While the past year has offered a daily deluge of medical news since the onset of the COVID-19 pandemic, one little item appears to have flown under the radar: A new U.S. federal policy that requires medical providers to make your medical records easily available to you, with a related fine if they don’t. Much of this information was technically available before, but with the way the U.S. health care system works, they could be very tough to find.
This means you may find yourself peeking behind the curtain at some of your doctor’s own notes and detailed summaries in a way you didn’t before. The records may be loaded with confusing terms or jargon, most of which is designed for medical providers who are communicating with one another. The goal isn’t to be difficult, but you may want some help understanding some key terms.
Guava Health compiled a list of 15 terms that can show up on a patient’s medical records, defined what they mean, and explained what can be covered under those terms, using information from doctors, health journals, and other medical experts. While you may still have questions you’ll want to ask your doctor, this list will hopefully help make you a lot more confident in reading over your own medical records after your next visit.
Past medical history
Your doctor, especially a new doctor, will compile a medical history showing your allergies, past illnesses and surgeries, and any medications you have taken or are still taking. Additionally, this will often include your family history of major illnesses, as there are genetic factors that can be passed down generationally. The purpose of the medical history is to help your doctor understand how any other factors may influence the reason for your visit.
Your social history is usually a subset of the general medical history that also includes past illnesses and conditions. Questions will likely cover issues like legal and illegal drug use, sexual history and behaviors, and even as specific as what your career is—all factors that could have implications for any treatments you need. A lifelong smoker with a hacking cough has a different patient profile than someone who has never touched a cigarette—both should receive the best individual care.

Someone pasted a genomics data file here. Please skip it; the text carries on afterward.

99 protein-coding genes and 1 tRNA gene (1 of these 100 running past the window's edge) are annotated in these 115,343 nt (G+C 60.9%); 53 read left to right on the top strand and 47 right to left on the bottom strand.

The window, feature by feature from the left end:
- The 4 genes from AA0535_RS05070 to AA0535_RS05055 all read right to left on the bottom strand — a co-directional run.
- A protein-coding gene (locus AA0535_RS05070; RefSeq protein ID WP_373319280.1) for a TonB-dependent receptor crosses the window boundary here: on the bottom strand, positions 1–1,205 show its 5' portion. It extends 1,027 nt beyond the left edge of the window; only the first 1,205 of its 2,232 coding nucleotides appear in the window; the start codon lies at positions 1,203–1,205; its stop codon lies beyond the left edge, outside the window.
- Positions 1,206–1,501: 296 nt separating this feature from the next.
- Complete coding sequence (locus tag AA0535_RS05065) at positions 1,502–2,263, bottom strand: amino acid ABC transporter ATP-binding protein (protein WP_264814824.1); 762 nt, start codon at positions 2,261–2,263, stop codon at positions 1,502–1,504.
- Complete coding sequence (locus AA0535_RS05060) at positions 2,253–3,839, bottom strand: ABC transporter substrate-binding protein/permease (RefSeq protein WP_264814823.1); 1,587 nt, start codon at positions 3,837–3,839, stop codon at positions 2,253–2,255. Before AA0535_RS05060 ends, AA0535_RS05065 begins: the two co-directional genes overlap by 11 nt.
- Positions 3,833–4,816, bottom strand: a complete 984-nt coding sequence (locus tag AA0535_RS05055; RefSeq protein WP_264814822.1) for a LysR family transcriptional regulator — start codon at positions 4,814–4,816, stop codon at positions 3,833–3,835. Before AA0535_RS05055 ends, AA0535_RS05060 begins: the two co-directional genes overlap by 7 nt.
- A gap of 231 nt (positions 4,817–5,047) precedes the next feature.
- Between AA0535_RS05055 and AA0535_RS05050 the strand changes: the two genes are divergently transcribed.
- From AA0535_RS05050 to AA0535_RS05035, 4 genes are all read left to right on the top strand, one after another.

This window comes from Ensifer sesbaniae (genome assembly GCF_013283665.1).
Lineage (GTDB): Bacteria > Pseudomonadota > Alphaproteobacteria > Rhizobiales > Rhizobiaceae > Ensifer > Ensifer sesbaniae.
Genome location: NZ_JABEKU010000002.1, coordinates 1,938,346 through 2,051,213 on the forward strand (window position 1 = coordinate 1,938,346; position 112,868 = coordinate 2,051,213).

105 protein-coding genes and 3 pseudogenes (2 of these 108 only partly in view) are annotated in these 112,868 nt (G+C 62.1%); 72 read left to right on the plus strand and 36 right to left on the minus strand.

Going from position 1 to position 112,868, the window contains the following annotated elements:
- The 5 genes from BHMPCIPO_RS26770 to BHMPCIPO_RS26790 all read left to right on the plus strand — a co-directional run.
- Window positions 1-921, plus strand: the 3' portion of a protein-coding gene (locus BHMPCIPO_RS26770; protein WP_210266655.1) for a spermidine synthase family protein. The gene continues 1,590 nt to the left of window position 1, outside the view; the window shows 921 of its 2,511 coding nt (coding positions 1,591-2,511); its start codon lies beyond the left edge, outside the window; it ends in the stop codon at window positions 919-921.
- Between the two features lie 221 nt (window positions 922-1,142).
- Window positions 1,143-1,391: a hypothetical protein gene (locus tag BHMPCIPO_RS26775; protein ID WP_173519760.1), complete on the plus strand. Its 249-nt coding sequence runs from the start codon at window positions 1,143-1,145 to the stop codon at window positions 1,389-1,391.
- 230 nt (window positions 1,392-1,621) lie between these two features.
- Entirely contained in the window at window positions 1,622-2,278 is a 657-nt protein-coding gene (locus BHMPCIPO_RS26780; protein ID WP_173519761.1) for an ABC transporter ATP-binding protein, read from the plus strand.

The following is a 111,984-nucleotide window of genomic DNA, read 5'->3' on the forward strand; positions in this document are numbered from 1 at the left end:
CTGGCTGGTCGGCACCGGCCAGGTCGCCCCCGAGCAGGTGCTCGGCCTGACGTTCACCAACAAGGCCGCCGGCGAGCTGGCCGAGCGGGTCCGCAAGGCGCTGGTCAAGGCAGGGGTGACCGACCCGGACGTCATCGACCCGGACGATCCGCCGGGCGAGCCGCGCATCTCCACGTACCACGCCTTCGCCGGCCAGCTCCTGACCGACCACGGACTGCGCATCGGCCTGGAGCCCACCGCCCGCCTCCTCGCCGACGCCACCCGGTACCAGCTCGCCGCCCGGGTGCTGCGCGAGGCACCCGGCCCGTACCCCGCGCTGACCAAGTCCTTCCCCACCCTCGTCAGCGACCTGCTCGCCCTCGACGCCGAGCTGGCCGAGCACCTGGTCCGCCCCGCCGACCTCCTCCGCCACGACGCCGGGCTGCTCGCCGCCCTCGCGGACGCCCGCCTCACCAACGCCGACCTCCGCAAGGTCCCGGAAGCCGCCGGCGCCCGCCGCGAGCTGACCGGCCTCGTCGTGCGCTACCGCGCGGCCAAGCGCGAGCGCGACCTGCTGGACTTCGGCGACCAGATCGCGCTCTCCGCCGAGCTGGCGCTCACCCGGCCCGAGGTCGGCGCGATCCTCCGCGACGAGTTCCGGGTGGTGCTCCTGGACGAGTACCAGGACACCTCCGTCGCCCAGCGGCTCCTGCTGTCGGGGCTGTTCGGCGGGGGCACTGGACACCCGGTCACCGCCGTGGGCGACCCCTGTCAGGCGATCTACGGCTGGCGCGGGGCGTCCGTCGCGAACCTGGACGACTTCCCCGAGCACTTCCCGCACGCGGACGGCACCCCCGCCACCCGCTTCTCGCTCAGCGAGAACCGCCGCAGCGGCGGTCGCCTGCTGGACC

During your medical history, your doctor will ask about your allergies. This should include any medications, of course, but may also include “regular stuff” like lactose or eggs. Both of these food-related substances are commonly used in medicines and can cause reactions for those with serious allergies. Ultimately, the goal of the allergy write-up is to make sure you don’t take medications you’re allergic to.
Immunizations, or vaccines, are an important part of your medical history. For young children, this information is vital to make sure kids are up to date on their necessary childhood vaccines. For adults, it’s still important to find out case-by-case vaccines like for tetanus infections, as well as the availability of ones like the HPV vaccine where eligibility changes by age.
Recently completed tests
Any medical facility should have a list of the tests you’ve recently had done as a form of recordkeeping as well as part of your medical history. This helps your doctors ensure they’re not ordering duplicate tests and also makes them aware of results that should be available to them as part of your record. Test results can also explain why particular medications or procedures were prescribed.
Root terms often refer to an organ, tissue, or condition. Many medical words are put together from pieces that date back to ancient Greek or Latin. The term “tension,” like hypertension and hypotension, refers to blood pressure. You may see -algia, meaning pain, in terms like neuralgia and fibromyalgia. The root -ema, meaning blood, is found in terms like edema or anemia.